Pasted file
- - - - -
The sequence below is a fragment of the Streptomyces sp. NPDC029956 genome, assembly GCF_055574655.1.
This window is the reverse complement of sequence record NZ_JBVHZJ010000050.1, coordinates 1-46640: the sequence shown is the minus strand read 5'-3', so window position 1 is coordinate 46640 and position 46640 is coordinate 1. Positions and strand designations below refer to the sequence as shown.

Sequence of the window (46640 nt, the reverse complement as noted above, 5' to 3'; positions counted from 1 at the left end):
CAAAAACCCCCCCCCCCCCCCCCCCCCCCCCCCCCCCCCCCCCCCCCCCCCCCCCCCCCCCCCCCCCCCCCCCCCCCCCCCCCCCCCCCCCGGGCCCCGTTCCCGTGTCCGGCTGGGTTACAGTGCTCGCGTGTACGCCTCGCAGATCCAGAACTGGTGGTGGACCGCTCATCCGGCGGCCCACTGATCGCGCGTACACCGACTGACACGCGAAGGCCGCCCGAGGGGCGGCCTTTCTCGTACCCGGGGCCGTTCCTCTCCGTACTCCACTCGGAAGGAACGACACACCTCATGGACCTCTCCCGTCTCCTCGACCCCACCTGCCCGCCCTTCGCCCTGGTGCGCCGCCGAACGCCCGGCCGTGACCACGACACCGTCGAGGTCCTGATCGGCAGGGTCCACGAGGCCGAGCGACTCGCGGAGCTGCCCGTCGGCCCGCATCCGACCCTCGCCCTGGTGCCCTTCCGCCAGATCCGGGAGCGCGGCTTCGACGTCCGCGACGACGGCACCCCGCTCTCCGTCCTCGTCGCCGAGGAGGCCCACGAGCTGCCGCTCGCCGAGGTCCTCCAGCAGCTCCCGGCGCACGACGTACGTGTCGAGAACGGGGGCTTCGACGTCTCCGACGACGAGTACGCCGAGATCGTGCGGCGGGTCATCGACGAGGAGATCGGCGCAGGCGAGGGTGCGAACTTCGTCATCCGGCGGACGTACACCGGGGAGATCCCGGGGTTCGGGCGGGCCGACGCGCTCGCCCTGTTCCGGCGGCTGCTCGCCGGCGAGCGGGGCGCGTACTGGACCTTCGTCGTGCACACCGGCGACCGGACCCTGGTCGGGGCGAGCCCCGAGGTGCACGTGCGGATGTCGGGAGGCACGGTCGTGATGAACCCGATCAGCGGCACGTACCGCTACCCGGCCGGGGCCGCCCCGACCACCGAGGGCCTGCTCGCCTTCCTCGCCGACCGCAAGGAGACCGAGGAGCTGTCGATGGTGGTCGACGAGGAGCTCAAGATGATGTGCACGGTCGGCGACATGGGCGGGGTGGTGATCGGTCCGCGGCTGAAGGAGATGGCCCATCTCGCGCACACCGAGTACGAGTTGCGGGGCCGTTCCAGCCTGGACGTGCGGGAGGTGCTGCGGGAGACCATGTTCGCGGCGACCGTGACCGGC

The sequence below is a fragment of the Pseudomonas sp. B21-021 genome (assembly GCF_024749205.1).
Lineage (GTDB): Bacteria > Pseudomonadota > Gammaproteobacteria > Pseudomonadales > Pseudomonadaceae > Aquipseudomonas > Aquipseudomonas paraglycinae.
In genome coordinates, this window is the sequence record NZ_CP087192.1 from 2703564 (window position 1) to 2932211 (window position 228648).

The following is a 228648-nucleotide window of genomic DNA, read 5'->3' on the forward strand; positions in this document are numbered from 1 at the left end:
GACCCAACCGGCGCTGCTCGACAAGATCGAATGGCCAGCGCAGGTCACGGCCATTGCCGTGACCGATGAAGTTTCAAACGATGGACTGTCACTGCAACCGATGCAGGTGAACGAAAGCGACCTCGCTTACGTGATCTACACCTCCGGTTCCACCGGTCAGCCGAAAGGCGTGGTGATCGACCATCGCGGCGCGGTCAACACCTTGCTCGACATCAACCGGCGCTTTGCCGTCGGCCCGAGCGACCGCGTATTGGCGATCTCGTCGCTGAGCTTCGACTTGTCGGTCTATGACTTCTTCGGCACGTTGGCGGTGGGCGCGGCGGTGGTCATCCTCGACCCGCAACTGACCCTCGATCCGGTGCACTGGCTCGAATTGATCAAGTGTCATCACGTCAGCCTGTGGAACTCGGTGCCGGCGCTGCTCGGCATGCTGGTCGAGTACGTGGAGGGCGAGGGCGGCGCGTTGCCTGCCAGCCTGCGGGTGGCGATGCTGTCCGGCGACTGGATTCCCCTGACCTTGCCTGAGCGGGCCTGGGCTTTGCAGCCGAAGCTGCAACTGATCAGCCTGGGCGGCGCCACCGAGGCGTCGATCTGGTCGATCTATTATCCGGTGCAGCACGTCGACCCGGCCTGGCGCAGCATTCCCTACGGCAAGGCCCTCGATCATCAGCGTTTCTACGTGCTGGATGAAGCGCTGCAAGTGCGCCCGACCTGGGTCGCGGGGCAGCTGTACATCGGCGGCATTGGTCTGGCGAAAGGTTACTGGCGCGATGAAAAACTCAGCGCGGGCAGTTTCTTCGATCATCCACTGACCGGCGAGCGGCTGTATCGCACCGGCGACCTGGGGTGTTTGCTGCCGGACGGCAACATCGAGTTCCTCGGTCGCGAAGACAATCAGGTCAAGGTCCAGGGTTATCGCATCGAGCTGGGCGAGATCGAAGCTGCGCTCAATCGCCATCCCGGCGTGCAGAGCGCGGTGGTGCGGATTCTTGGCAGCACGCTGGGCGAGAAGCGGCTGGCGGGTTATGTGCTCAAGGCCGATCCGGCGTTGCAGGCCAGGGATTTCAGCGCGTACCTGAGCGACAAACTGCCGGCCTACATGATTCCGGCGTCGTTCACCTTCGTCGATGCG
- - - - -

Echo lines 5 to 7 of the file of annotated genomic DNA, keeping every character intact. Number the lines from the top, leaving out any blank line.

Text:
The sequence below is a fragment of the Pseudomonas sp. B21-021 genome (assembly GCF_024749205.1).
Lineage (GTDB): Bacteria > Pseudomonadota > Gammaproteobacteria > Pseudomonadales > Pseudomonadaceae > Aquipseudomonas > Aquipseudomonas paraglycinae.
In genome coordinates, this window is the sequence record NZ_CP087192.1 from 2703564 (window position 1) to 2932211 (window position 228648).